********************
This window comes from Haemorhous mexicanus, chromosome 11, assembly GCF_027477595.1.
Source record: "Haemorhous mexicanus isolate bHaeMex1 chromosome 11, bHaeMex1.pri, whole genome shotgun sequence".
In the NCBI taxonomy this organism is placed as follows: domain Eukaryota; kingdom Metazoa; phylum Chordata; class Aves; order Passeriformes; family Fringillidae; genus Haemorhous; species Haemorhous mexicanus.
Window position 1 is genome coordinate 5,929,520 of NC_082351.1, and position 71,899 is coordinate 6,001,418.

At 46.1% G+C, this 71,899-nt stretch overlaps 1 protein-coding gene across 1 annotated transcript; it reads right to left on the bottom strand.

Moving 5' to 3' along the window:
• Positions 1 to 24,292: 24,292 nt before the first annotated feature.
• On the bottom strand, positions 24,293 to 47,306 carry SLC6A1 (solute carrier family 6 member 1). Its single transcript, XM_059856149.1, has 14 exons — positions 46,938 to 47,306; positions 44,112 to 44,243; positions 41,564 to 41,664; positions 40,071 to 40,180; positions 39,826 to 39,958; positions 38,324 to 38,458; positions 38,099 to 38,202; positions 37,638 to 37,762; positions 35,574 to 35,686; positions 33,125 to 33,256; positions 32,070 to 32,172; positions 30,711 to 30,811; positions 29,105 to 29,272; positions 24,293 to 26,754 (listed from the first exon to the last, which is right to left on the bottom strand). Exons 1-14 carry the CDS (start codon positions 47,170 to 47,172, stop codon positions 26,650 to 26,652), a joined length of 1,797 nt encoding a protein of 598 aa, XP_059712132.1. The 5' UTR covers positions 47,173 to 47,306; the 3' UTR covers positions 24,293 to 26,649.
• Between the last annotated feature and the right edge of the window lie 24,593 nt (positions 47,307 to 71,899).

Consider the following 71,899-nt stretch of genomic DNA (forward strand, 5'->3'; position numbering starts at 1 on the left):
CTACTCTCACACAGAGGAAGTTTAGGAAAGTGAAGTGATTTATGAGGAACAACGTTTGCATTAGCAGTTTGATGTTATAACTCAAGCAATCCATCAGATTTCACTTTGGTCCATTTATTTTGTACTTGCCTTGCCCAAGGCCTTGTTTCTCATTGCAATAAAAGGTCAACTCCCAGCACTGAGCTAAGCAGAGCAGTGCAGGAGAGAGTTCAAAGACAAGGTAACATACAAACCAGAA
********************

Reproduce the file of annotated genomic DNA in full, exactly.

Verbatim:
This window comes from Haemorhous mexicanus, chromosome 11, assembly GCF_027477595.1.
Source record: "Haemorhous mexicanus isolate bHaeMex1 chromosome 11, bHaeMex1.pri, whole genome shotgun sequence".
In the NCBI taxonomy this organism is placed as follows: domain Eukaryota; kingdom Metazoa; phylum Chordata; class Aves; order Passeriformes; family Fringillidae; genus Haemorhous; species Haemorhous mexicanus.
Window position 1 is genome coordinate 5,929,520 of NC_082351.1, and position 71,899 is coordinate 6,001,418.

At 46.1% G+C, this 71,899-nt stretch overlaps 1 protein-coding gene across 1 annotated transcript; it reads right to left on the bottom strand.

Moving 5' to 3' along the window:
• Positions 1 to 24,292: 24,292 nt before the first annotated feature.
• On the bottom strand, positions 24,293 to 47,306 carry SLC6A1 (solute carrier family 6 member 1). Its single transcript, XM_059856149.1, has 14 exons — positions 46,938 to 47,306; positions 44,112 to 44,243; positions 41,564 to 41,664; positions 40,071 to 40,180; positions 39,826 to 39,958; positions 38,324 to 38,458; positions 38,099 to 38,202; positions 37,638 to 37,762; positions 35,574 to 35,686; positions 33,125 to 33,256; positions 32,070 to 32,172; positions 30,711 to 30,811; positions 29,105 to 29,272; positions 24,293 to 26,754 (listed from the first exon to the last, which is right to left on the bottom strand). Exons 1-14 carry the CDS (start codon positions 47,170 to 47,172, stop codon positions 26,650 to 26,652), a joined length of 1,797 nt encoding a protein of 598 aa, XP_059712132.1. The 5' UTR covers positions 47,173 to 47,306; the 3' UTR covers positions 24,293 to 26,649.
• Between the last annotated feature and the right edge of the window lie 24,593 nt (positions 47,307 to 71,899).

Consider the following 71,899-nt stretch of genomic DNA (forward strand, 5'->3'; position numbering starts at 1 on the left):
CTACTCTCACACAGAGGAAGTTTAGGAAAGTGAAGTGATTTATGAGGAACAACGTTTGCATTAGCAGTTTGATGTTATAACTCAAGCAATCCATCAGATTTCACTTTGGTCCATTTATTTTGTACTTGCCTTGCCCAAGGCCTTGTTTCTCATTGCAATAAAAGGTCAACTCCCAGCACTGAGCTAAGCAGAGCAGTGCAGGAGAGAGTTCAAAGACAAGGTAACATACAAACCAGAA